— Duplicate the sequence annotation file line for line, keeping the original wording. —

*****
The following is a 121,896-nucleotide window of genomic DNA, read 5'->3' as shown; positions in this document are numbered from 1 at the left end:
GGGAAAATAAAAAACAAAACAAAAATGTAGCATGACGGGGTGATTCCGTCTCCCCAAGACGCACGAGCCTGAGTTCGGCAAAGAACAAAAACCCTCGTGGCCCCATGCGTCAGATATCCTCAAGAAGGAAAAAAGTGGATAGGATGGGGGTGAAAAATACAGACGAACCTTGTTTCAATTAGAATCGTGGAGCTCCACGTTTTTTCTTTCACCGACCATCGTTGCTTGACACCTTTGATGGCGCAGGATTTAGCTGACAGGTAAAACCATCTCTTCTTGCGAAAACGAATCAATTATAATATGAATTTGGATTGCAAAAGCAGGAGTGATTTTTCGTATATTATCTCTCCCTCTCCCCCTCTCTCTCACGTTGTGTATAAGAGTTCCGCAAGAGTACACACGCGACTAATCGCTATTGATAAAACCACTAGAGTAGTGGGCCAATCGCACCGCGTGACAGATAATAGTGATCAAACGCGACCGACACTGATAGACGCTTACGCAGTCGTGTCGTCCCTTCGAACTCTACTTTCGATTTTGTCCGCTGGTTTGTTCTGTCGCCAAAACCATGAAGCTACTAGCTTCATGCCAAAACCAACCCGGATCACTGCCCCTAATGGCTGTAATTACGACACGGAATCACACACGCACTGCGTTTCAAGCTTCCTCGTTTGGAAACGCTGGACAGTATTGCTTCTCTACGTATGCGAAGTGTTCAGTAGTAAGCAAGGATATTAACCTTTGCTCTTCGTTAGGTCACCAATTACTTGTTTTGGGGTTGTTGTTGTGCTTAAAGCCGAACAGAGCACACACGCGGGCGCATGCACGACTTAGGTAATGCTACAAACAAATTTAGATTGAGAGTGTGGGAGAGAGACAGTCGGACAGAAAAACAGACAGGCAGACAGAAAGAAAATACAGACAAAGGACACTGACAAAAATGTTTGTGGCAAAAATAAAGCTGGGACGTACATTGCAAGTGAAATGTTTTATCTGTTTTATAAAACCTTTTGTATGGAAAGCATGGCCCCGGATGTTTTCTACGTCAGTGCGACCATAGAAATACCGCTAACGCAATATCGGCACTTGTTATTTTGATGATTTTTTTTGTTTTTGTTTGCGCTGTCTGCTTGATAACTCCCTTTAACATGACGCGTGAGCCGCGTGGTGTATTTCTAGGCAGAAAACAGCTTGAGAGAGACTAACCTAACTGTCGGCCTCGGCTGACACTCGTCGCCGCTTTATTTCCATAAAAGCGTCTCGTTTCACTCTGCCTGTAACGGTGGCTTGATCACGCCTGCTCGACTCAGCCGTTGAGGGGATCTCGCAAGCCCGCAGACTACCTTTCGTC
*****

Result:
The following is a 121,896-nucleotide window of genomic DNA, read 5'->3' as shown; positions in this document are numbered from 1 at the left end:
GGGAAAATAAAAAACAAAACAAAAATGTAGCATGACGGGGTGATTCCGTCTCCCCAAGACGCACGAGCCTGAGTTCGGCAAAGAACAAAAACCCTCGTGGCCCCATGCGTCAGATATCCTCAAGAAGGAAAAAAGTGGATAGGATGGGGGTGAAAAATACAGACGAACCTTGTTTCAATTAGAATCGTGGAGCTCCACGTTTTTTCTTTCACCGACCATCGTTGCTTGACACCTTTGATGGCGCAGGATTTAGCTGACAGGTAAAACCATCTCTTCTTGCGAAAACGAATCAATTATAATATGAATTTGGATTGCAAAAGCAGGAGTGATTTTTCGTATATTATCTCTCCCTCTCCCCCTCTCTCTCACGTTGTGTATAAGAGTTCCGCAAGAGTACACACGCGACTAATCGCTATTGATAAAACCACTAGAGTAGTGGGCCAATCGCACCGCGTGACAGATAATAGTGATCAAACGCGACCGACACTGATAGACGCTTACGCAGTCGTGTCGTCCCTTCGAACTCTACTTTCGATTTTGTCCGCTGGTTTGTTCTGTCGCCAAAACCATGAAGCTACTAGCTTCATGCCAAAACCAACCCGGATCACTGCCCCTAATGGCTGTAATTACGACACGGAATCACACACGCACTGCGTTTCAAGCTTCCTCGTTTGGAAACGCTGGACAGTATTGCTTCTCTACGTATGCGAAGTGTTCAGTAGTAAGCAAGGATATTAACCTTTGCTCTTCGTTAGGTCACCAATTACTTGTTTTGGGGTTGTTGTTGTGCTTAAAGCCGAACAGAGCACACACGCGGGCGCATGCACGACTTAGGTAATGCTACAAACAAATTTAGATTGAGAGTGTGGGAGAGAGACAGTCGGACAGAAAAACAGACAGGCAGACAGAAAGAAAATACAGACAAAGGACACTGACAAAAATGTTTGTGGCAAAAATAAAGCTGGGACGTACATTGCAAGTGAAATGTTTTATCTGTTTTATAAAACCTTTTGTATGGAAAGCATGGCCCCGGATGTTTTCTACGTCAGTGCGACCATAGAAATACCGCTAACGCAATATCGGCACTTGTTATTTTGATGATTTTTTTTGTTTTTGTTTGCGCTGTCTGCTTGATAACTCCCTTTAACATGACGCGTGAGCCGCGTGGTGTATTTCTAGGCAGAAAACAGCTTGAGAGAGACTAACCTAACTGTCGGCCTCGGCTGACACTCGTCGCCGCTTTATTTCCATAAAAGCGTCTCGTTTCACTCTGCCTGTAACGGTGGCTTGATCACGCCTGCTCGACTCAGCCGTTGAGGGGATCTCGCAAGCCCGCAGACTACCTTTCGTC